A functioning constitutional democracy requires a strong judiciary which enjoys widespread public confidence and support. But in a country like South Africa where courts are increasingly required to resolve highly controversial political disputes, and where many commentators bemoan the “juridification” of politics and the turn of political actors to a kind of “lawfare”, judges are increasingly accused by both politicians and by ordinary members of the public of being dishonest, of having racial biases, and of being “counter-revolutionaries”. In this paper I ask whether – in the age of social media (especially the age of Twitter) – anything can be done to protect the legitimacy of the judiciary against such attacks, and if something can be done, whether the cost to freedom of expression would be worth the price.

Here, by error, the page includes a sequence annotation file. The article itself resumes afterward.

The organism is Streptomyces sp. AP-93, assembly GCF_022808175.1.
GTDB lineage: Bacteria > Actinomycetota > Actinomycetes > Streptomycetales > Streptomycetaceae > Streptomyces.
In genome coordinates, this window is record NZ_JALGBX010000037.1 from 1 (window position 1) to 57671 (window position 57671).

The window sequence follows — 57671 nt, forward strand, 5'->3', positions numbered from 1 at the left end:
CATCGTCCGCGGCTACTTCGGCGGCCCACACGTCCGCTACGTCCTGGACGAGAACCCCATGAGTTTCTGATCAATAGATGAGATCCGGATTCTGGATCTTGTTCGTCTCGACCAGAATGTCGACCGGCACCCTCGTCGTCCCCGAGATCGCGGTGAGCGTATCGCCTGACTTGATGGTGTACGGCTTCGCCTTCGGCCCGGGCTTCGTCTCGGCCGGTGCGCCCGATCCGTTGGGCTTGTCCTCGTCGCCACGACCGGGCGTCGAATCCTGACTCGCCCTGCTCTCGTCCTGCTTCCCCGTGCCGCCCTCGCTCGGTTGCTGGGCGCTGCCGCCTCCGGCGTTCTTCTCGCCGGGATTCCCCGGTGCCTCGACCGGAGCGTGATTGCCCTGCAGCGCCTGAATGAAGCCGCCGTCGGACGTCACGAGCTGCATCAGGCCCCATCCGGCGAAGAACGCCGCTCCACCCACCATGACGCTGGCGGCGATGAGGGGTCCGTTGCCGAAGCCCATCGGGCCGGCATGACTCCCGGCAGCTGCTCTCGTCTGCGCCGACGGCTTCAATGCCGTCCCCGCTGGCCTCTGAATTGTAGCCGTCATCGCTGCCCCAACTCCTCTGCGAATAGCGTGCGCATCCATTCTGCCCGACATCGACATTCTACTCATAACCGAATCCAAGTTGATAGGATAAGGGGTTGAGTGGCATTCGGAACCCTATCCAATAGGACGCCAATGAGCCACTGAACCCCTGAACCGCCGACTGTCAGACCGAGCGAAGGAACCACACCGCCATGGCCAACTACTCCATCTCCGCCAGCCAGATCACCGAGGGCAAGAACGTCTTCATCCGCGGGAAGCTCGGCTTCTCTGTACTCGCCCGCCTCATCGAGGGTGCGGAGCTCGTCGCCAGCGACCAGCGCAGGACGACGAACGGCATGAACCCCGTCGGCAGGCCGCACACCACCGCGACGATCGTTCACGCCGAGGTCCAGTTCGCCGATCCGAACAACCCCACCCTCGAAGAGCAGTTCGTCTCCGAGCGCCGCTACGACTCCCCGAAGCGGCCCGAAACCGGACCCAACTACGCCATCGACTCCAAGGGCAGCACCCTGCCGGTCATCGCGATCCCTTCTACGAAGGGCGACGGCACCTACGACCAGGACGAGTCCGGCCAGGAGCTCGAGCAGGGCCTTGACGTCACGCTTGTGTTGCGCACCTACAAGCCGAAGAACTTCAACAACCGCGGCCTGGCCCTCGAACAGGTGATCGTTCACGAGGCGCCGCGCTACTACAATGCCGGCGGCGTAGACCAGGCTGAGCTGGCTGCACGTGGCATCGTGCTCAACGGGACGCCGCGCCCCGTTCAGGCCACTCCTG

Our next Annual Conference will take place from July 6-9, 2021. It will be held in a completely novel way as a fully online Conference: ICON•S Mundo. Stay tuned.
The Call for Papers for ICON•S Mundo is now closed. Successful applicants will be notified by the end of May.
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